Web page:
In Chatham, this court’s in session. The action heated up in a pick-up basketball game at Crellin Park in Chatham on an already unseasonably warm Sunday afternoon, February 23. Kaleb Kastner (center) looks for a shot. The Town Board discussed future plans for the park’s pavilion and a plan for three miles of hiking trails around the park at their meeting February 20. The town maintains the park, which includes basketball and tennis courts, baseball and soccer fields, a swimming pond and skateboard park. During the summer the town runs a day camp program. Photo by David Lee

New Leb schools chief prepares to bow out

NEW LEBANON–When school district Superintendent Leslie Whitcomb retires at the end of September, she’ll have more time for reading, for those quilting projects and for indulging in fond memories of her nearly 13 years with the district, six as superintendent. Andrew Kourt, current principal of the Walter B. Howard Elementary School, becomes superintendent October 1.

“It’s a wonderful district, Ms. Whitcomb says. “Parents, teachers–everyone at both our junior/senior high school and our elementary school–is highly collaborative, and they’ve made New Lebanon a great place to have your kids get an education. Our schools are happy buildings.”

Before coming to New Lebanon, Ms. Whitcomb held administrative, teaching and instructional support positions in several Long Island school districts. She also was responsible for designing and implementing system-wide program initiatives, including data analysis of standardized assessments and curriculum mapping techniques. Read more…

Chatham readies new zoning for county’s OK

CHATHAM – The Town Board hired Tal Rappleyea as town attorney at their February 20 meeting. He will be paid at a rate of $125 an hour, with a $833.33 monthly retainer.

Mr. Rappleyea had been appointed as town attorney for an interim period in January. This new appointment runs through December. He was town attorney for 16 years before being replaced by a new law firm in 2016. The previous board hired two attorneys–one for town business and another for land use issues.

Town Supervisor Donal Collins said Mr. Rappleyea was the only person to apply for the position, which the board advertised for in January. Read more…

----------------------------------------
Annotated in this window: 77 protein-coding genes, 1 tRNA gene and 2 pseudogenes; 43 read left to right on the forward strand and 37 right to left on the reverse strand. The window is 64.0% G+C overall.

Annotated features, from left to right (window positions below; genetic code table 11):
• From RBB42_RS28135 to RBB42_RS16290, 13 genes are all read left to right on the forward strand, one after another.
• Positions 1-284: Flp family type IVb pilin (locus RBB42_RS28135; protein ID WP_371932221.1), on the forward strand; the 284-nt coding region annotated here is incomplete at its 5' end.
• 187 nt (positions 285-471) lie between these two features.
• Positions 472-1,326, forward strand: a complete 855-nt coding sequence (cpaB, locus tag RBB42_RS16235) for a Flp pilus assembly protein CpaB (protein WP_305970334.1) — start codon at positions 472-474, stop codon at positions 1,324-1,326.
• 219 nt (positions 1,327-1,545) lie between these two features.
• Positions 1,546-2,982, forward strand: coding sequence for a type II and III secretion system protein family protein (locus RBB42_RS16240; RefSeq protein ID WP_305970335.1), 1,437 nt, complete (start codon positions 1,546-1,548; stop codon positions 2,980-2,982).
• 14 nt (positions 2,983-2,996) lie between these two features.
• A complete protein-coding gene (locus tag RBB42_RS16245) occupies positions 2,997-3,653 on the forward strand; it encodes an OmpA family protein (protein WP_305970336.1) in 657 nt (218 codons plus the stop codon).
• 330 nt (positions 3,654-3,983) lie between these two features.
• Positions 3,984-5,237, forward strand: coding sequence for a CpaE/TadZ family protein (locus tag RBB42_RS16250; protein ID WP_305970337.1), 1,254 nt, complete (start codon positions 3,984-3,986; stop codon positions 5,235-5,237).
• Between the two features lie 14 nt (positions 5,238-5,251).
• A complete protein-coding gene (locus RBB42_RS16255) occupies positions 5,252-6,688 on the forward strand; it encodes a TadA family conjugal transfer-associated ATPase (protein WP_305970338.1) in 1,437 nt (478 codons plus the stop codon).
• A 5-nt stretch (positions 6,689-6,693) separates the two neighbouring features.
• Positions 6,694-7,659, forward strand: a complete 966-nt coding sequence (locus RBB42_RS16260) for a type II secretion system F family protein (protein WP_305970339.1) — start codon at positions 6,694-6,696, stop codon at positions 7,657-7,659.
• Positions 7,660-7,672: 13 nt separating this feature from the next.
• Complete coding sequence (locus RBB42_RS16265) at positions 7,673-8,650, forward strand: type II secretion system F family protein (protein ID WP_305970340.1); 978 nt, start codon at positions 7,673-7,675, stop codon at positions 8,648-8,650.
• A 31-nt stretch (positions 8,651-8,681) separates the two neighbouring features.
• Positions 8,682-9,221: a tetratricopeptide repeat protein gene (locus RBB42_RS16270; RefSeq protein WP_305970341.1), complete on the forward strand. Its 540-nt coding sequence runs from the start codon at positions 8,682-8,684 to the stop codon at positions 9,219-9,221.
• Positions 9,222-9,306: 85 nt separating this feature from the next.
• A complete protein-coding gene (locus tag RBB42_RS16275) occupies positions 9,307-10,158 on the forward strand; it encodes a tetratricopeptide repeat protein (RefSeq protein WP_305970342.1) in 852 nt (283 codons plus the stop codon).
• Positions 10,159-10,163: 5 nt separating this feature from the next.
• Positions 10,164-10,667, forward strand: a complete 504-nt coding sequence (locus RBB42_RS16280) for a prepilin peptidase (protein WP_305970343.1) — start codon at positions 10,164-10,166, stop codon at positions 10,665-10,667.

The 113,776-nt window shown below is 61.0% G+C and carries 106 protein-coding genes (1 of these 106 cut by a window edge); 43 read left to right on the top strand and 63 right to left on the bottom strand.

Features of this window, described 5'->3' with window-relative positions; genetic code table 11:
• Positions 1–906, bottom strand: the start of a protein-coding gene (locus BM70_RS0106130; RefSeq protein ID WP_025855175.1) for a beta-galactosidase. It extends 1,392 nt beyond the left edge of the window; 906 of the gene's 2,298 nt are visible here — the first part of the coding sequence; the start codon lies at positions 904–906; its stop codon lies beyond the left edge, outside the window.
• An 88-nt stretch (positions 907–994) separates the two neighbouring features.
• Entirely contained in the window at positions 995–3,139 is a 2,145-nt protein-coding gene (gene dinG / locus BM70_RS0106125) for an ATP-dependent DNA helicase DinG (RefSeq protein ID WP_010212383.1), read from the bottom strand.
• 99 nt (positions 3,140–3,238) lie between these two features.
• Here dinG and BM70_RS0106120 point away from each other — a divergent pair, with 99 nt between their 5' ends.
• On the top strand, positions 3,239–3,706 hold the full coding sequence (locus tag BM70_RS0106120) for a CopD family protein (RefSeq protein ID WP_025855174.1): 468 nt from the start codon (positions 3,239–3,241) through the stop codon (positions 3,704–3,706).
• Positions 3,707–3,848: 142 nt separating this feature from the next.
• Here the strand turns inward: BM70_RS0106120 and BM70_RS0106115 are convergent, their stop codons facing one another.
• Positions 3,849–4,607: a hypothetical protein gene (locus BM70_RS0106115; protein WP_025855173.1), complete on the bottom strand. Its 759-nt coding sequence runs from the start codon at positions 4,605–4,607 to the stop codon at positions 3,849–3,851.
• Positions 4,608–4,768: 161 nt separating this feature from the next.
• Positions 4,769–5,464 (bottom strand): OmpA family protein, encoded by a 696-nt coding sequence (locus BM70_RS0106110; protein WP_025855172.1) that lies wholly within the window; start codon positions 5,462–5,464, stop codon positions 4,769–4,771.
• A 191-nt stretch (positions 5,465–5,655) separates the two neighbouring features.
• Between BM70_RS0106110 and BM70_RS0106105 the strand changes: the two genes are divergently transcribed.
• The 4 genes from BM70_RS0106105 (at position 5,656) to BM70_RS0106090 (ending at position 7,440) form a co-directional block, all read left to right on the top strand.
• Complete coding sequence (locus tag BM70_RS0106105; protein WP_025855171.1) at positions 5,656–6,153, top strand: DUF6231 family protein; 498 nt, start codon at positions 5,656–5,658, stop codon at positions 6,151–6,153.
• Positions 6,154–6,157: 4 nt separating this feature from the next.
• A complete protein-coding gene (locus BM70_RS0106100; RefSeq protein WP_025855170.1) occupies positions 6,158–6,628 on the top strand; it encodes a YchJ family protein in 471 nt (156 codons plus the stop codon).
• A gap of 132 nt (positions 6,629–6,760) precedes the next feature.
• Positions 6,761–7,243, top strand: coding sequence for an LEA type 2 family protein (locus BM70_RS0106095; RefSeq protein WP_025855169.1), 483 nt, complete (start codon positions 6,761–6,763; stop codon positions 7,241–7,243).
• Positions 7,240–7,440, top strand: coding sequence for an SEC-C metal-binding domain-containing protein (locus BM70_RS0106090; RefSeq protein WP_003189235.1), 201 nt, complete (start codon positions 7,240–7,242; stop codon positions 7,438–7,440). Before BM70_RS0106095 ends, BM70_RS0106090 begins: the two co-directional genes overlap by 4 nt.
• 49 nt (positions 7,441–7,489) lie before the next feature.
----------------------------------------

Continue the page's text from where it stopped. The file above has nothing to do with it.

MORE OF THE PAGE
Former U.S. Rep. Chris Gibson picked as next Siena president

Reprinted with permission from the Times Union

LOUDONVILLE — Former Congressman Chris Gibson will be the 12th president of Siena College, returning to his alma mater as the first non-friar to lead the school.

The Loudonville college announced Mr. Gibson’s appointment on February 14 in the Sarazen Student Union. “I believe at this time in our country’s history, we need Siena graduates now more than ever,” Mr. Gibson told the assembled campus community.

The announcement follows a months-long search to replace Siena’s former president, Brother Edward Coughlin, who died unexpectedly in July at age 71. Brother Coughlin, a beloved figure known on campus as “Brother Ed,” suffered a massive stroke during scheduled surgery to repair a congenital heart defect. Read more…

At Bliss, aging security cameras are ‘ready to fail’

HUDSON–Security installations and the farmer’s market occupied the meeting of the Hudson Housing Authority (HHA) Board of Commissioners February 12.

The authority controls Hudson’s 135-unit income-restricted Bliss complex, which consists of Bliss Tower and the low-rise Columbia Apartments on the same grounds at Columbia Street near North Second Street. The security installations at the complex include about 50 motion-activated cameras throughout the site and a Door Access Control System for residents.

Now, the cameras’ “brains” are “ready to fail,” reported HHA Executive Director Tim Mattice. They do not have “enough memory to keep track of things,” so coverage is intermittent and the cameras, which are 20 years old, are “not providing the correct resolution.” Read more…

Po’keepsie group plans detox center for Greenport

HUDSON–A new detoxification facility, the move of several clients from inpatient to outpatient care, a need for more social workers, and the difficulty in counting overdoses received attention at the Columbia County Community Service Board meeting late last month.

People USA, a non-profit organization in Poughkeepsie, described on its website as serving “people living with mental health or substance abuse issues,” plans a 20-bed detoxification center on Merle Avenue in Greenport.

“A lot of their philosophy is hooking people up with peers,” said Beth Schuster, executive director of Twin County Recovery Services. “That’s a way to prevent people from relapsing.” Read more…